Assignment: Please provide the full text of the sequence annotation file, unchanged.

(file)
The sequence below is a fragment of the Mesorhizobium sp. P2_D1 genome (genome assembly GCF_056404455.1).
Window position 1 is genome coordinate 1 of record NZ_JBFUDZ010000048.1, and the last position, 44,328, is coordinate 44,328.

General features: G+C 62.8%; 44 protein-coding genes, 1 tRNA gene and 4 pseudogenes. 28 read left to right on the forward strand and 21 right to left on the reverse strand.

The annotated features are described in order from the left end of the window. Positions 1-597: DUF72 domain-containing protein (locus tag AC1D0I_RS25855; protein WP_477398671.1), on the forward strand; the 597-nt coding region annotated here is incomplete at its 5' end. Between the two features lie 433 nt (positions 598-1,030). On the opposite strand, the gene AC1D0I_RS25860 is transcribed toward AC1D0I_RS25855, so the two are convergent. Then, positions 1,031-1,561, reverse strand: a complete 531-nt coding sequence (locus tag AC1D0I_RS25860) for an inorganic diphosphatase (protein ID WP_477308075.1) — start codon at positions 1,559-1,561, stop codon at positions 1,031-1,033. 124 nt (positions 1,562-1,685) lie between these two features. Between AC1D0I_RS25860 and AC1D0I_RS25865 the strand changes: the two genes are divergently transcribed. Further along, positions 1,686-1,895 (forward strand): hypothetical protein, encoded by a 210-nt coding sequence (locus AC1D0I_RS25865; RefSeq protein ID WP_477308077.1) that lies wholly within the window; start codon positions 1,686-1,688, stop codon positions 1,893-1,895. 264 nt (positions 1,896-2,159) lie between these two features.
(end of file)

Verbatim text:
The sequence below is a fragment of the Mesorhizobium sp. P2_D1 genome (genome assembly GCF_056404455.1).
Window position 1 is genome coordinate 1 of record NZ_JBFUDZ010000048.1, and the last position, 44,328, is coordinate 44,328.

General features: G+C 62.8%; 44 protein-coding genes, 1 tRNA gene and 4 pseudogenes. 28 read left to right on the forward strand and 21 right to left on the reverse strand.

The annotated features are described in order from the left end of the window. Positions 1-597: DUF72 domain-containing protein (locus tag AC1D0I_RS25855; protein WP_477398671.1), on the forward strand; the 597-nt coding region annotated here is incomplete at its 5' end. Between the two features lie 433 nt (positions 598-1,030). On the opposite strand, the gene AC1D0I_RS25860 is transcribed toward AC1D0I_RS25855, so the two are convergent. Then, positions 1,031-1,561, reverse strand: a complete 531-nt coding sequence (locus tag AC1D0I_RS25860) for an inorganic diphosphatase (protein ID WP_477308075.1) — start codon at positions 1,559-1,561, stop codon at positions 1,031-1,033. 124 nt (positions 1,562-1,685) lie between these two features. Between AC1D0I_RS25860 and AC1D0I_RS25865 the strand changes: the two genes are divergently transcribed. Further along, positions 1,686-1,895 (forward strand): hypothetical protein, encoded by a 210-nt coding sequence (locus AC1D0I_RS25865; RefSeq protein ID WP_477308077.1) that lies wholly within the window; start codon positions 1,686-1,688, stop codon positions 1,893-1,895. 264 nt (positions 1,896-2,159) lie between these two features.